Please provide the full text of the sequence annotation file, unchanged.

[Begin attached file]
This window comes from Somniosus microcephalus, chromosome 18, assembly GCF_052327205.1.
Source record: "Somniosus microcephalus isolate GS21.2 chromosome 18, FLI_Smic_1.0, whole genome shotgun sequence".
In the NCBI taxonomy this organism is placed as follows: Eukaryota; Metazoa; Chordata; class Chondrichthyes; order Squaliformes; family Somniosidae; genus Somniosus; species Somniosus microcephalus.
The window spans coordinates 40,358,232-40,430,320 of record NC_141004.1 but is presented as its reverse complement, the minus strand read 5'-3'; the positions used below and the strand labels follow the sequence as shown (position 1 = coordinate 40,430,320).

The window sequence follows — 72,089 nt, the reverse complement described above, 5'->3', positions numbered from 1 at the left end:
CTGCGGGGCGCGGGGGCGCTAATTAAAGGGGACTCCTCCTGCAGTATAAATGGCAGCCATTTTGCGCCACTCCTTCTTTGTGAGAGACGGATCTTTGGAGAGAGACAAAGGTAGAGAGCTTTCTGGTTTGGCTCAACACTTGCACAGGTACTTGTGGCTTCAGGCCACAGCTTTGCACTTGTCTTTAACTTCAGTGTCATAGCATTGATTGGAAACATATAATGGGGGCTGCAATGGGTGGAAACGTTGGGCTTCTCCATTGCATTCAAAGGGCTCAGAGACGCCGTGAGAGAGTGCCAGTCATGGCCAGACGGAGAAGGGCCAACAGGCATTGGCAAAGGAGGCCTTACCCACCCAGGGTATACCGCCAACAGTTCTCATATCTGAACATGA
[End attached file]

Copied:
This window comes from Somniosus microcephalus, chromosome 18, assembly GCF_052327205.1.
Source record: "Somniosus microcephalus isolate GS21.2 chromosome 18, FLI_Smic_1.0, whole genome shotgun sequence".
In the NCBI taxonomy this organism is placed as follows: Eukaryota; Metazoa; Chordata; class Chondrichthyes; order Squaliformes; family Somniosidae; genus Somniosus; species Somniosus microcephalus.
The window spans coordinates 40,358,232-40,430,320 of record NC_141004.1 but is presented as its reverse complement, the minus strand read 5'-3'; the positions used below and the strand labels follow the sequence as shown (position 1 = coordinate 40,430,320).

The window sequence follows — 72,089 nt, the reverse complement described above, 5'->3', positions numbered from 1 at the left end:
CTGCGGGGCGCGGGGGCGCTAATTAAAGGGGACTCCTCCTGCAGTATAAATGGCAGCCATTTTGCGCCACTCCTTCTTTGTGAGAGACGGATCTTTGGAGAGAGACAAAGGTAGAGAGCTTTCTGGTTTGGCTCAACACTTGCACAGGTACTTGTGGCTTCAGGCCACAGCTTTGCACTTGTCTTTAACTTCAGTGTCATAGCATTGATTGGAAACATATAATGGGGGCTGCAATGGGTGGAAACGTTGGGCTTCTCCATTGCATTCAAAGGGCTCAGAGACGCCGTGAGAGAGTGCCAGTCATGGCCAGACGGAGAAGGGCCAACAGGCATTGGCAAAGGAGGCCTTACCCACCCAGGGTATACCGCCAACAGTTCTCATATCTGAACATGA